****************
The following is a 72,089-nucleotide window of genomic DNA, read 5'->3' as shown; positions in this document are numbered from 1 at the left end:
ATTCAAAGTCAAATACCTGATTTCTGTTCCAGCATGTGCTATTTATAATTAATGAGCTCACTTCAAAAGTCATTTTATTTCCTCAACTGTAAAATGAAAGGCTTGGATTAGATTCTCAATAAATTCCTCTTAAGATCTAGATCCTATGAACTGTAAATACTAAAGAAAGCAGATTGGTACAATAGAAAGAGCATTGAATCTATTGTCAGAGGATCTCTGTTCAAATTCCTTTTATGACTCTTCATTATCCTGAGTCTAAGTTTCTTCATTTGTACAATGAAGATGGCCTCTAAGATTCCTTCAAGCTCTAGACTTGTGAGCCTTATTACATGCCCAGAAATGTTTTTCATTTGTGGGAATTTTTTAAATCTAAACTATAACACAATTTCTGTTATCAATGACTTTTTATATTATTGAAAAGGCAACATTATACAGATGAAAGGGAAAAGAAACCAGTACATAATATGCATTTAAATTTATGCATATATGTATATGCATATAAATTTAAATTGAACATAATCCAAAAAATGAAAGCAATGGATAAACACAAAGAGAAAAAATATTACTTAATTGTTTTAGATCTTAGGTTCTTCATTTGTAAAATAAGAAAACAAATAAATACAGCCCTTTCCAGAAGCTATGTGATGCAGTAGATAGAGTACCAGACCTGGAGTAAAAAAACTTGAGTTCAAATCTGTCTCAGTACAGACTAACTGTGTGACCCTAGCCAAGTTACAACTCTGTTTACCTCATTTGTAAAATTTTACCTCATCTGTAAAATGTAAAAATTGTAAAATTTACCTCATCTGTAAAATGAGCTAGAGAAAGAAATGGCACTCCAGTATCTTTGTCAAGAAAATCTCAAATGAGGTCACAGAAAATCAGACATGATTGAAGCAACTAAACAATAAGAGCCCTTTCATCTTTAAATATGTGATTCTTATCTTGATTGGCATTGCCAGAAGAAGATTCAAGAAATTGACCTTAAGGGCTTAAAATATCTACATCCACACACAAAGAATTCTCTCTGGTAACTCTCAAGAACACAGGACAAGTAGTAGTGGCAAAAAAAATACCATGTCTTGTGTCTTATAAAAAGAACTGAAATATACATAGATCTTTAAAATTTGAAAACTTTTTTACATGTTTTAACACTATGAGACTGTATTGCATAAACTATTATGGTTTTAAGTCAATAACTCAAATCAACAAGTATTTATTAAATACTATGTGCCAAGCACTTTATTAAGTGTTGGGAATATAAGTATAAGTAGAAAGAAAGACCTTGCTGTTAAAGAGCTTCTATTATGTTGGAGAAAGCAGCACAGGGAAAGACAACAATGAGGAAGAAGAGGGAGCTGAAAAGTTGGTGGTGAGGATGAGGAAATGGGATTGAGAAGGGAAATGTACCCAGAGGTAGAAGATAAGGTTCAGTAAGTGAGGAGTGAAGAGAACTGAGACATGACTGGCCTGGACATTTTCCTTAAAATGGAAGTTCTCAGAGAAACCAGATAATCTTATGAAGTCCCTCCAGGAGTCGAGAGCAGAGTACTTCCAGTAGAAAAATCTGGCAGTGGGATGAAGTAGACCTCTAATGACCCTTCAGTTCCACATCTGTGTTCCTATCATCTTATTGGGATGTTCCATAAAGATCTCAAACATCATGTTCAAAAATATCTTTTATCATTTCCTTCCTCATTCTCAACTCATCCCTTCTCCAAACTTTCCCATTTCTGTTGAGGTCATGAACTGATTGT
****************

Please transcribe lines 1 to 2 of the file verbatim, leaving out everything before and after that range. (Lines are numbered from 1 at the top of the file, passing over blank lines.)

The following is a 72,089-nucleotide window of genomic DNA, read 5'->3' as shown; positions in this document are numbered from 1 at the left end:
ATTCAAAGTCAAATACCTGATTTCTGTTCCAGCATGTGCTATTTATAATTAATGAGCTCACTTCAAAAGTCATTTTATTTCCTCAACTGTAAAATGAAAGGCTTGGATTAGATTCTCAATAAATTCCTCTTAAGATCTAGATCCTATGAACTGTAAATACTAAAGAAAGCAGATTGGTACAATAGAAAGAGCATTGAATCTATTGTCAGAGGATCTCTGTTCAAATTCCTTTTATGACTCTTCATTATCCTGAGTCTAAGTTTCTTCATTTGTACAATGAAGATGGCCTCTAAGATTCCTTCAAGCTCTAGACTTGTGAGCCTTATTACATGCCCAGAAATGTTTTTCATTTGTGGGAATTTTTTAAATCTAAACTATAACACAATTTCTGTTATCAATGACTTTTTATATTATTGAAAAGGCAACATTATACAGATGAAAGGGAAAAGAAACCAGTACATAATATGCATTTAAATTTATGCATATATGTATATGCATATAAATTTAAATTGAACATAATCCAAAAAATGAAAGCAATGGATAAACACAAAGAGAAAAAATATTACTTAATTGTTTTAGATCTTAGGTTCTTCATTTGTAAAATAAGAAAACAAATAAATACAGCCCTTTCCAGAAGCTATGTGATGCAGTAGATAGAGTACCAGACCTGGAGTAAAAAAACTTGAGTTCAAATCTGTCTCAGTACAGACTAACTGTGTGACCCTAGCCAAGTTACAACTCTGTTTACCTCATTTGTAAAATTTTACCTCATCTGTAAAATGTAAAAATTGTAAAATTTACCTCATCTGTAAAATGAGCTAGAGAAAGAAATGGCACTCCAGTATCTTTGTCAAGAAAATCTCAAATGAGGTCACAGAAAATCAGACATGATTGAAGCAACTAAACAATAAGAGCCCTTTCATCTTTAAATATGTGATTCTTATCTTGATTGGCATTGCCAGAAGAAGATTCAAGAAATTGACCTTAAGGGCTTAAAATATCTACATCCACACACAAAGAATTCTCTCTGGTAACTCTCAAGAACACAGGACAAGTAGTAGTGGCAAAAAAAATACCATGTCTTGTGTCTTATAAAAAGAACTGAAATATACATAGATCTTTAAAATTTGAAAACTTTTTTACATGTTTTAACACTATGAGACTGTATTGCATAAACTATTATGGTTTTAAGTCAATAACTCAAATCAACAAGTATTTATTAAATACTATGTGCCAAGCACTTTATTAAGTGTTGGGAATATAAGTATAAGTAGAAAGAAAGACCTTGCTGTTAAAGAGCTTCTATTATGTTGGAGAAAGCAGCACAGGGAAAGACAACAATGAGGAAGAAGAGGGAGCTGAAAAGTTGGTGGTGAGGATGAGGAAATGGGATTGAGAAGGGAAATGTACCCAGAGGTAGAAGATAAGGTTCAGTAAGTGAGGAGTGAAGAGAACTGAGACATGACTGGCCTGGACATTTTCCTTAAAATGGAAGTTCTCAGAGAAACCAGATAATCTTATGAAGTCCCTCCAGGAGTCGAGAGCAGAGTACTTCCAGTAGAAAAATCTGGCAGTGGGATGAAGTAGACCTCTAATGACCCTTCAGTTCCACATCTGTGTTCCTATCATCTTATTGGGATGTTCCATAAAGATCTCAAACATCATGTTCAAAAATATCTTTTATCATTTCCTTCCTCATTCTCAACTCATCCCTTCTCCAAACTTTCCCATTTCTGTTGAGGTCATGAACTGATTGT